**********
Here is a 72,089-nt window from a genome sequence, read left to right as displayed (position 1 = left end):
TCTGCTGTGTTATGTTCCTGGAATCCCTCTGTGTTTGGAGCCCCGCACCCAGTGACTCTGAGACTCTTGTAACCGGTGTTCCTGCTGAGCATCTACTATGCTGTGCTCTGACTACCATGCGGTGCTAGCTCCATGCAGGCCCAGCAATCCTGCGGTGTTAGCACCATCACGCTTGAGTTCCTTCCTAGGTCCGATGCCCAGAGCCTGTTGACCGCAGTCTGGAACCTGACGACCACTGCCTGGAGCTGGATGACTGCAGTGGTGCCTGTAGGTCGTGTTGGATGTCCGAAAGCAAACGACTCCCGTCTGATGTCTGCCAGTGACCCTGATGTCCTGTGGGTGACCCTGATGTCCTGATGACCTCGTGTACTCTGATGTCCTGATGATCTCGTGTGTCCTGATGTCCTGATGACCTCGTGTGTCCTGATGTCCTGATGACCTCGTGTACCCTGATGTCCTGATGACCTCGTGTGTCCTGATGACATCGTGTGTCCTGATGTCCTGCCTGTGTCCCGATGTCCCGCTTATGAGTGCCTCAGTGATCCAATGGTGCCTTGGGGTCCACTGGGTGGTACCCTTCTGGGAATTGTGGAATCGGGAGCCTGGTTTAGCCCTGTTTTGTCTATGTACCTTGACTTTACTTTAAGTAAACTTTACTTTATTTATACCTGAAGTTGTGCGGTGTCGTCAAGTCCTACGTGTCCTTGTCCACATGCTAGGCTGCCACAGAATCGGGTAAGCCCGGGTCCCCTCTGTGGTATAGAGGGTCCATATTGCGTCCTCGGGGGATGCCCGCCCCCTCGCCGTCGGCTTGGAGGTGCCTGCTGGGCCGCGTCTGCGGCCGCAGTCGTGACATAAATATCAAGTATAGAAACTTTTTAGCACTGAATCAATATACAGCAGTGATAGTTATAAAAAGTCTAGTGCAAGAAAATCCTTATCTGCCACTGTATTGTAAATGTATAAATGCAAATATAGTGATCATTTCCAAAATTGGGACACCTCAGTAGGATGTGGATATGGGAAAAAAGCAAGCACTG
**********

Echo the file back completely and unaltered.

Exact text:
Here is a 72,089-nt window from a genome sequence, read left to right as displayed (position 1 = left end):
TCTGCTGTGTTATGTTCCTGGAATCCCTCTGTGTTTGGAGCCCCGCACCCAGTGACTCTGAGACTCTTGTAACCGGTGTTCCTGCTGAGCATCTACTATGCTGTGCTCTGACTACCATGCGGTGCTAGCTCCATGCAGGCCCAGCAATCCTGCGGTGTTAGCACCATCACGCTTGAGTTCCTTCCTAGGTCCGATGCCCAGAGCCTGTTGACCGCAGTCTGGAACCTGACGACCACTGCCTGGAGCTGGATGACTGCAGTGGTGCCTGTAGGTCGTGTTGGATGTCCGAAAGCAAACGACTCCCGTCTGATGTCTGCCAGTGACCCTGATGTCCTGTGGGTGACCCTGATGTCCTGATGACCTCGTGTACTCTGATGTCCTGATGATCTCGTGTGTCCTGATGTCCTGATGACCTCGTGTGTCCTGATGTCCTGATGACCTCGTGTACCCTGATGTCCTGATGACCTCGTGTGTCCTGATGACATCGTGTGTCCTGATGTCCTGCCTGTGTCCCGATGTCCCGCTTATGAGTGCCTCAGTGATCCAATGGTGCCTTGGGGTCCACTGGGTGGTACCCTTCTGGGAATTGTGGAATCGGGAGCCTGGTTTAGCCCTGTTTTGTCTATGTACCTTGACTTTACTTTAAGTAAACTTTACTTTATTTATACCTGAAGTTGTGCGGTGTCGTCAAGTCCTACGTGTCCTTGTCCACATGCTAGGCTGCCACAGAATCGGGTAAGCCCGGGTCCCCTCTGTGGTATAGAGGGTCCATATTGCGTCCTCGGGGGATGCCCGCCCCCTCGCCGTCGGCTTGGAGGTGCCTGCTGGGCCGCGTCTGCGGCCGCAGTCGTGACATAAATATCAAGTATAGAAACTTTTTAGCACTGAATCAATATACAGCAGTGATAGTTATAAAAAGTCTAGTGCAAGAAAATCCTTATCTGCCACTGTATTGTAAATGTATAAATGCAAATATAGTGATCATTTCCAAAATTGGGACACCTCAGTAGGATGTGGATATGGGAAAAAAGCAAGCACTG